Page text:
Gardening alongside students from a nearby school is how a professor and her students are helping in the broader community and fulfilling Pacific Union College’s mission to serve with love.
A biology class and an organic gardening class helped Calistoga Junior/Senior High School with their campus gardening projects.
Aimee Wyrick, associate biology professor, taught two classes about natural history and gardening this past school year. She said students learned about wildlife conservation and practical skills. “In our modern age, being able to grow your own food and provide native habitat has never been more important,” she said.
Wyrick is always looking for ways for her students to have real-life experiences, particularly in serving the local community.
Making connections in the community is also one of the goals of The UpValley Blue Zone Project, an organization that aims to help communities improve their overall health and well-being and boost longevity. One of the efforts of the UpValley area organization – The Blue Zone Project has 17 branches nationwide – includes increasing the availability of local and healthy food.
Fabio Maia, the former UpValley Blue Zone Project organizational lead, has close ties to PUC and many other schools and organizations in Napa Valley. Wyrick credits Maia for connecting her with CJSHS teacher Jeremy Grove. “We are like-minded,” she said, “in our passion for conservation.”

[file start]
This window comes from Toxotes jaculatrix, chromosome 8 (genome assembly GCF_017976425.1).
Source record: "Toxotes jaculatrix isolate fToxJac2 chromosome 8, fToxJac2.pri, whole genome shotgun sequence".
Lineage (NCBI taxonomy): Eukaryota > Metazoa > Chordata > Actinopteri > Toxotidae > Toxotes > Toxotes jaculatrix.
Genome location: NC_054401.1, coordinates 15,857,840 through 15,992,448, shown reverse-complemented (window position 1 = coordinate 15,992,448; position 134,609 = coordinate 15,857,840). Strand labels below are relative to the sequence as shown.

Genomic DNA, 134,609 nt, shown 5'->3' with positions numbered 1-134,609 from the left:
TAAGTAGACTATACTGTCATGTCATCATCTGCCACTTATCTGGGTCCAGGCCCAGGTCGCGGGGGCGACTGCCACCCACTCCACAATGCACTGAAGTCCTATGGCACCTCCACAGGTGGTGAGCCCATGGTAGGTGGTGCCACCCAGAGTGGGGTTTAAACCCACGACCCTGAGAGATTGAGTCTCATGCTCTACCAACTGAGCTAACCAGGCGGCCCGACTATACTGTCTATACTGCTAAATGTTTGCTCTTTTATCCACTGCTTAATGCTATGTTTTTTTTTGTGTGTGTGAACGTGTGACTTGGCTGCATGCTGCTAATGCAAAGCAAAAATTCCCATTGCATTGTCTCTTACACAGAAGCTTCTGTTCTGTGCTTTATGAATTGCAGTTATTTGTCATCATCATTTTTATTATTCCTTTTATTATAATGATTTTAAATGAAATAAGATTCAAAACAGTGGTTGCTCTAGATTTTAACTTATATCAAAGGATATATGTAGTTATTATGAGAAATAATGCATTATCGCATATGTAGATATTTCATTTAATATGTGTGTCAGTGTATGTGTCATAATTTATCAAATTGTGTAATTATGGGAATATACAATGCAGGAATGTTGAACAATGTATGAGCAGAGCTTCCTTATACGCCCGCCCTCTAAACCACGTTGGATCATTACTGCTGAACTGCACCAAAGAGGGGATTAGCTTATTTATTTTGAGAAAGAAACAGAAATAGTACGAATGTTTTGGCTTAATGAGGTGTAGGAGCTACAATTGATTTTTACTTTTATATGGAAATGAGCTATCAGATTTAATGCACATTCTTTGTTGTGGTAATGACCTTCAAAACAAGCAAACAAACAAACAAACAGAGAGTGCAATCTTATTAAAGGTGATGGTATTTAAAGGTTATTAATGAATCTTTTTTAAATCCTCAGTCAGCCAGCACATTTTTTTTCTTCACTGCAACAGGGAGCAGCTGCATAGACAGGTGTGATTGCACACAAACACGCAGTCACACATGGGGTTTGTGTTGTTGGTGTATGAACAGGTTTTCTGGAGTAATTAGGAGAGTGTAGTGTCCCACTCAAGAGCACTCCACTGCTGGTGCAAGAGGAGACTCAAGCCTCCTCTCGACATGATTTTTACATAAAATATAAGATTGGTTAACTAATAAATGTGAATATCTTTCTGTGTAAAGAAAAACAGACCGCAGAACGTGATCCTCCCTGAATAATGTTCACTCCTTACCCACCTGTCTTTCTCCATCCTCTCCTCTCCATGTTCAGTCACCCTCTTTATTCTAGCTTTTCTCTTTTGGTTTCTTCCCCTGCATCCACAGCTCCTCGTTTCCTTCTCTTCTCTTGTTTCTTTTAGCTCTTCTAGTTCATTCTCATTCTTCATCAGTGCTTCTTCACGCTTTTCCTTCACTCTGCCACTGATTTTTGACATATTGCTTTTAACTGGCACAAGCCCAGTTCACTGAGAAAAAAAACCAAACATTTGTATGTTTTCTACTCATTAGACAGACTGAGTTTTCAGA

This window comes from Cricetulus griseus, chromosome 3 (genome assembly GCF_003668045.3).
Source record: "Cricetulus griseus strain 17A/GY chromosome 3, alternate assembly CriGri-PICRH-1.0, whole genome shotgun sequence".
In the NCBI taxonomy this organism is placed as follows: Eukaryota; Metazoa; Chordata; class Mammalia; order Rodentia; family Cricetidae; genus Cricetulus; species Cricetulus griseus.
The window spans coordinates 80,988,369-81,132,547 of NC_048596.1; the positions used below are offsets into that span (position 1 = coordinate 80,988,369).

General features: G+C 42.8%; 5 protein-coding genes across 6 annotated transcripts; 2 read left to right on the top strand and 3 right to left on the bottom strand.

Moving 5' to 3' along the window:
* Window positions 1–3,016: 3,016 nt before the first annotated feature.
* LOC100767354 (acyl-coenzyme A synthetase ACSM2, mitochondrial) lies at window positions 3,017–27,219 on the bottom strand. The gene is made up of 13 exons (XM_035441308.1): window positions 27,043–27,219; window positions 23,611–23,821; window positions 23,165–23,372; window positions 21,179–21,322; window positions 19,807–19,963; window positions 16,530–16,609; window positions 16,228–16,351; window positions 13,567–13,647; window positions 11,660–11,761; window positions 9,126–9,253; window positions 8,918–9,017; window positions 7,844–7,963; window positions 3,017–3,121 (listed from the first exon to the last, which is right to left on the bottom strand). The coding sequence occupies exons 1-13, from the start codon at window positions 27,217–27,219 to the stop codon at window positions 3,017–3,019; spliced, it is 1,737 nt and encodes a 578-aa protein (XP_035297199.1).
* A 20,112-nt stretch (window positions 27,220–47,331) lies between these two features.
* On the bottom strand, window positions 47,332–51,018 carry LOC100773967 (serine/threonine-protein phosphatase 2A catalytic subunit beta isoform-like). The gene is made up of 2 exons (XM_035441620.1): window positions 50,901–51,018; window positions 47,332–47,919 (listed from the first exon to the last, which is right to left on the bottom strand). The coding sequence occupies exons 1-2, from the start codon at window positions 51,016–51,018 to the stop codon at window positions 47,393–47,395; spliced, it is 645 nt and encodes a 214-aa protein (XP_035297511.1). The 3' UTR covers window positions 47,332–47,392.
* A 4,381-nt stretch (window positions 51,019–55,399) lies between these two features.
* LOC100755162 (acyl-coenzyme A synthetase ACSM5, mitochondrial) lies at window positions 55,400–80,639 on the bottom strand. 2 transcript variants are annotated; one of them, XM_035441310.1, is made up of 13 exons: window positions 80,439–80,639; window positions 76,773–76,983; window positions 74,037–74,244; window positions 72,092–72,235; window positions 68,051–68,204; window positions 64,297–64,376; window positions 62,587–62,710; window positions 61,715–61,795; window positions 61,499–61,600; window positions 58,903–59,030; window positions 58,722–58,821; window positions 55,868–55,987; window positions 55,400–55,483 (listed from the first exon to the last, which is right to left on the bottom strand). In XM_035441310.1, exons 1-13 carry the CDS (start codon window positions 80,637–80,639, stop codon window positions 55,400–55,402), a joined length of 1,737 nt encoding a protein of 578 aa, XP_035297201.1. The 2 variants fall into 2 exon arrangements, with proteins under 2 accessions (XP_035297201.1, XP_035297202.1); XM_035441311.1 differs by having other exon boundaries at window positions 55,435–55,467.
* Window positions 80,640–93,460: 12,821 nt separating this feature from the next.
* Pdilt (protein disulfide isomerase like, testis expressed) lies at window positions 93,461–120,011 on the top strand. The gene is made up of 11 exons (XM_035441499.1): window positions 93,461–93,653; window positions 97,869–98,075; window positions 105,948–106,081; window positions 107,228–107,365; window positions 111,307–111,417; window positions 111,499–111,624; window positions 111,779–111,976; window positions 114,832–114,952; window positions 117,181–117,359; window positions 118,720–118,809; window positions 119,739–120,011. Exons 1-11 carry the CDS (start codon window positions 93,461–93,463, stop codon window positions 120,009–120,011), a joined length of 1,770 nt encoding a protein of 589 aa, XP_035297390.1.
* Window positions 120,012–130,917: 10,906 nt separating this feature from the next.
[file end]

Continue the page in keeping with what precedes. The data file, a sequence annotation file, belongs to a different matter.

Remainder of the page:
Grove, who has been at CJSHS for 11 years, teaches a class on organic gardening. He said his class “focuses on sustainable gardening practices,” starting with soil health and ending with produce and flowers. Students work in the fruit and vegetable garden, vineyard, and orchard -- all on the high school’s campus. A native flower garden has also been planted and tended to, Grove said, as “part of the conservation and sustainability focus of the class.”
Wyrick classes visited the CJSHS campus twice in May. First, 12 students from PUC Biological Foundations worked on a native flower garden there. They planted seeds and plants. High school students weren’t involved in this outing, but the PUC class helped their garden to flourish.
For the second trip, PUC vegetable organic gardening students worked with the high school students to weed, clear, and plant seeds in several garden areas on their campus. Grove said they also helped to maintain the orchard and vineyard.
Approximately 15 Calistoga high school students were involved. “My kids [were] highly motivated by the college students,” Grove said. “They like working with them and work hard to impress them. It’s a fun collaboration.”
PUC students also enjoyed the experience. “Working with the students at CJSHS was awesome!” said Lisa Bolton, a senior biology major. “The students were very sweet, helpful, and had a willingness to learn.”.
One of the most memorable parts of the class, Bolton said, was when a high school student showed her how to lay irrigation. “It was great that the student was able to teach me something too,” she said.
Wyrick and Grove are proud of this successful collaboration and are already making plans for the new school year. Plans include CJSHS students coming up to help with gardening projects on the PUC campus. Wyrick is happy to see the college getting involved with the local community.
“PUC is a resource to the community and sometimes people forget that,” Wyrick said. “It’s fun meeting new people and getting our PUC students off campus.”